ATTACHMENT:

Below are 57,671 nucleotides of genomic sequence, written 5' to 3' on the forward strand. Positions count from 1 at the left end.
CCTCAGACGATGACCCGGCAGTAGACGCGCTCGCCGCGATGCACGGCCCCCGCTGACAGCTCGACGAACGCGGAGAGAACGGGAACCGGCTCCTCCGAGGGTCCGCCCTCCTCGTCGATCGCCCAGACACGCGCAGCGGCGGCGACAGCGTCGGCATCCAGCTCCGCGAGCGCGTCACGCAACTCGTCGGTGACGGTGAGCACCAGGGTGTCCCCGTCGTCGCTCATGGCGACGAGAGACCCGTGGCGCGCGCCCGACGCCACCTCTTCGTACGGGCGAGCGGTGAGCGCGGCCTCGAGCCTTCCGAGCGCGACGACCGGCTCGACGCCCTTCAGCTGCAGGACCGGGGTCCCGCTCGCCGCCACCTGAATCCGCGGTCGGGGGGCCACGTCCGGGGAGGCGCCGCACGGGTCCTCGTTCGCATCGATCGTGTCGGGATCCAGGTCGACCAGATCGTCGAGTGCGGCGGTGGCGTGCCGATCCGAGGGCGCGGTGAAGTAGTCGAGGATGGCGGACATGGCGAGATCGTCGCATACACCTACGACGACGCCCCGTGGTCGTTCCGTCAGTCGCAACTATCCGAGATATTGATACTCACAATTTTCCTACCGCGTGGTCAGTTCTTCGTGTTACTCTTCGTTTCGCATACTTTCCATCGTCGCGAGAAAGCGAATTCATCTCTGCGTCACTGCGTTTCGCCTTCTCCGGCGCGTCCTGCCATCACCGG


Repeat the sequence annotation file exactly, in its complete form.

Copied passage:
Below are 57,671 nucleotides of genomic sequence, written 5' to 3' on the forward strand. Positions count from 1 at the left end.
CCTCAGACGATGACCCGGCAGTAGACGCGCTCGCCGCGATGCACGGCCCCCGCTGACAGCTCGACGAACGCGGAGAGAACGGGAACCGGCTCCTCCGAGGGTCCGCCCTCCTCGTCGATCGCCCAGACACGCGCAGCGGCGGCGACAGCGTCGGCATCCAGCTCCGCGAGCGCGTCACGCAACTCGTCGGTGACGGTGAGCACCAGGGTGTCCCCGTCGTCGCTCATGGCGACGAGAGACCCGTGGCGCGCGCCCGACGCCACCTCTTCGTACGGGCGAGCGGTGAGCGCGGCCTCGAGCCTTCCGAGCGCGACGACCGGCTCGACGCCCTTCAGCTGCAGGACCGGGGTCCCGCTCGCCGCCACCTGAATCCGCGGTCGGGGGGCCACGTCCGGGGAGGCGCCGCACGGGTCCTCGTTCGCATCGATCGTGTCGGGATCCAGGTCGACCAGATCGTCGAGTGCGGCGGTGGCGTGCCGATCCGAGGGCGCGGTGAAGTAGTCGAGGATGGCGGACATGGCGAGATCGTCGCATACACCTACGACGACGCCCCGTGGTCGTTCCGTCAGTCGCAACTATCCGAGATATTGATACTCACAATTTTCCTACCGCGTGGTCAGTTCTTCGTGTTACTCTTCGTTTCGCATACTTTCCATCGTCGCGAGAAAGCGAATTCATCTCTGCGTCACTGCGTTTCGCCTTCTCCGGCGCGTCCTGCCATCACCGG